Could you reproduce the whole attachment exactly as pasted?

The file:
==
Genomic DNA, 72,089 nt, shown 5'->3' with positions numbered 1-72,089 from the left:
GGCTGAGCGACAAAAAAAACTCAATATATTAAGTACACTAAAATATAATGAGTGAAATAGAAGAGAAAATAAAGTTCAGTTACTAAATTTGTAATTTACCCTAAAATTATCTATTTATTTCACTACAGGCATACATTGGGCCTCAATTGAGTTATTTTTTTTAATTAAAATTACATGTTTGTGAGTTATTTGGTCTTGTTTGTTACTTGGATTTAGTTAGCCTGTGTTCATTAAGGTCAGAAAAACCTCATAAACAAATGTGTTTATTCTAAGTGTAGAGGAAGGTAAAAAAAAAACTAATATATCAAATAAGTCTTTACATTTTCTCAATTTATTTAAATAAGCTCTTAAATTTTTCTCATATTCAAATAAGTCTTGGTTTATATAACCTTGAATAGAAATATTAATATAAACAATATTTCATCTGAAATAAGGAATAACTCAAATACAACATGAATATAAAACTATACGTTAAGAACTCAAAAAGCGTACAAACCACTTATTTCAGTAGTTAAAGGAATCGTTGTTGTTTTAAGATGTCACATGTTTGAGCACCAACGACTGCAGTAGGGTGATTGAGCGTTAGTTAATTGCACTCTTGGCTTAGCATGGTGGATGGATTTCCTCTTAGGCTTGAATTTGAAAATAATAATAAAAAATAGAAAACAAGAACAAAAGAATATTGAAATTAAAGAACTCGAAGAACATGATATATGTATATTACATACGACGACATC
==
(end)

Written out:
Genomic DNA, 72,089 nt, shown 5'->3' with positions numbered 1-72,089 from the left:
GGCTGAGCGACAAAAAAAACTCAATATATTAAGTACACTAAAATATAATGAGTGAAATAGAAGAGAAAATAAAGTTCAGTTACTAAATTTGTAATTTACCCTAAAATTATCTATTTATTTCACTACAGGCATACATTGGGCCTCAATTGAGTTATTTTTTTTAATTAAAATTACATGTTTGTGAGTTATTTGGTCTTGTTTGTTACTTGGATTTAGTTAGCCTGTGTTCATTAAGGTCAGAAAAACCTCATAAACAAATGTGTTTATTCTAAGTGTAGAGGAAGGTAAAAAAAAAACTAATATATCAAATAAGTCTTTACATTTTCTCAATTTATTTAAATAAGCTCTTAAATTTTTCTCATATTCAAATAAGTCTTGGTTTATATAACCTTGAATAGAAATATTAATATAAACAATATTTCATCTGAAATAAGGAATAACTCAAATACAACATGAATATAAAACTATACGTTAAGAACTCAAAAAGCGTACAAACCACTTATTTCAGTAGTTAAAGGAATCGTTGTTGTTTTAAGATGTCACATGTTTGAGCACCAACGACTGCAGTAGGGTGATTGAGCGTTAGTTAATTGCACTCTTGGCTTAGCATGGTGGATGGATTTCCTCTTAGGCTTGAATTTGAAAATAATAATAAAAAATAGAAAACAAGAACAAAAGAATATTGAAATTAAAGAACTCGAAGAACATGATATATGTATATTACATACGACGACATC